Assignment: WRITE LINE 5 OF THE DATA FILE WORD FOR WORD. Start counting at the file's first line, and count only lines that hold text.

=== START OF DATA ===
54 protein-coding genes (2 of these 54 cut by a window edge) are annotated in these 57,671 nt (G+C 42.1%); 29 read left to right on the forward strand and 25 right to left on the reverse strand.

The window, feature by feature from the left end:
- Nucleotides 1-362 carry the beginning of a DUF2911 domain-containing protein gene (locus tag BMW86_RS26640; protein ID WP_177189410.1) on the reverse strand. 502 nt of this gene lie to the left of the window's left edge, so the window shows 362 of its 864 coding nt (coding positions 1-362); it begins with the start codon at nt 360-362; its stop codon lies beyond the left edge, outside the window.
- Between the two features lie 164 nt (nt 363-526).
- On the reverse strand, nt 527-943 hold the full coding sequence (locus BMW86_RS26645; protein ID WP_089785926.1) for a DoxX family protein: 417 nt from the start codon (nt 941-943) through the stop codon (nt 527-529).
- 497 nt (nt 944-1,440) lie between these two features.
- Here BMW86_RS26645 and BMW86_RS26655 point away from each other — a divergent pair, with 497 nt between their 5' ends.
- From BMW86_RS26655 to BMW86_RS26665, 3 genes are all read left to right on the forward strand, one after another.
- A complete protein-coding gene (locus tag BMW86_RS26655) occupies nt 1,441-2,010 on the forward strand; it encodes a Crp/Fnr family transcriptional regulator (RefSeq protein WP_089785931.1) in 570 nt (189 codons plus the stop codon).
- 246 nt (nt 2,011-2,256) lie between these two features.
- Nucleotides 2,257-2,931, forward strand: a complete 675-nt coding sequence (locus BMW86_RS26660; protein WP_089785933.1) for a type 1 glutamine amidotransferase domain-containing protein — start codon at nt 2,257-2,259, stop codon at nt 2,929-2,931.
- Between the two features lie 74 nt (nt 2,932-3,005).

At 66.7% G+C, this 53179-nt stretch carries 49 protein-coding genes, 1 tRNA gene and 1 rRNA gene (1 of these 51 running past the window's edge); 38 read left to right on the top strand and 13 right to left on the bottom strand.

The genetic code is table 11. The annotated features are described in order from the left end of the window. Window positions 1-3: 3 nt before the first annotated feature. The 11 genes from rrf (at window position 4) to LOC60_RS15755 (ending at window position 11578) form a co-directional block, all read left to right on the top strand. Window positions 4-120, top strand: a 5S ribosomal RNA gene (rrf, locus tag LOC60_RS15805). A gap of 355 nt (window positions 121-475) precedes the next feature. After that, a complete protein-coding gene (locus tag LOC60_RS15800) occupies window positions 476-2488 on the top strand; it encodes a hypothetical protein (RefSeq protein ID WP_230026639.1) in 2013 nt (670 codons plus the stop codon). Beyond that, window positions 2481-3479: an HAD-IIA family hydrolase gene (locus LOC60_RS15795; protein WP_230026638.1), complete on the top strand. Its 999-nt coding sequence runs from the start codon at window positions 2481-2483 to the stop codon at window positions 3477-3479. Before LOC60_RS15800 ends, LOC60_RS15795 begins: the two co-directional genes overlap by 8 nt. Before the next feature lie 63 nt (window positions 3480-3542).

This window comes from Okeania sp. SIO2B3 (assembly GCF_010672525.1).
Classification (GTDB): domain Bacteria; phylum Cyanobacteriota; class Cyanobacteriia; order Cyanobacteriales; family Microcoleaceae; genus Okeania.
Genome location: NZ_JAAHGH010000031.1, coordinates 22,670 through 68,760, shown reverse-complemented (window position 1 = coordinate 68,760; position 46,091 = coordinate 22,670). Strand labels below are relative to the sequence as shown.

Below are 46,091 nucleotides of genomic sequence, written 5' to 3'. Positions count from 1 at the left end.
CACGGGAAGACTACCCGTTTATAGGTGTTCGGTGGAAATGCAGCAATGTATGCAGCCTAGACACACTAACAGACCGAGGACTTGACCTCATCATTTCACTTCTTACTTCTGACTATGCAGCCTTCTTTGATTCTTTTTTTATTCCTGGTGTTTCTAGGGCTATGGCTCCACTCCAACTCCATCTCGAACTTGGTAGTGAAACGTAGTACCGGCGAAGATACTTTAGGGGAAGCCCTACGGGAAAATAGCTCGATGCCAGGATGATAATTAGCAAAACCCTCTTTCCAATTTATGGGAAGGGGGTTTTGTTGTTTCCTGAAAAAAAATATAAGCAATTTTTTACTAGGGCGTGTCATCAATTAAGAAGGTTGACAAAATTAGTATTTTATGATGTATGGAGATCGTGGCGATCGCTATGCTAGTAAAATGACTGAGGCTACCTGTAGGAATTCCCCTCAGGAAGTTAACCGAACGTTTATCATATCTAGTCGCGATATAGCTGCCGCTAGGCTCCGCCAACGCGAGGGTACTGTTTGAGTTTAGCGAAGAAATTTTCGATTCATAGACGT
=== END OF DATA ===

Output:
- On the reverse strand, nt 527-943 hold the full coding sequence (locus BMW86_RS26645; protein ID WP_089785926.1) for a DoxX family protein: 417 nt from the start codon (nt 941-943) through the stop codon (nt 527-529).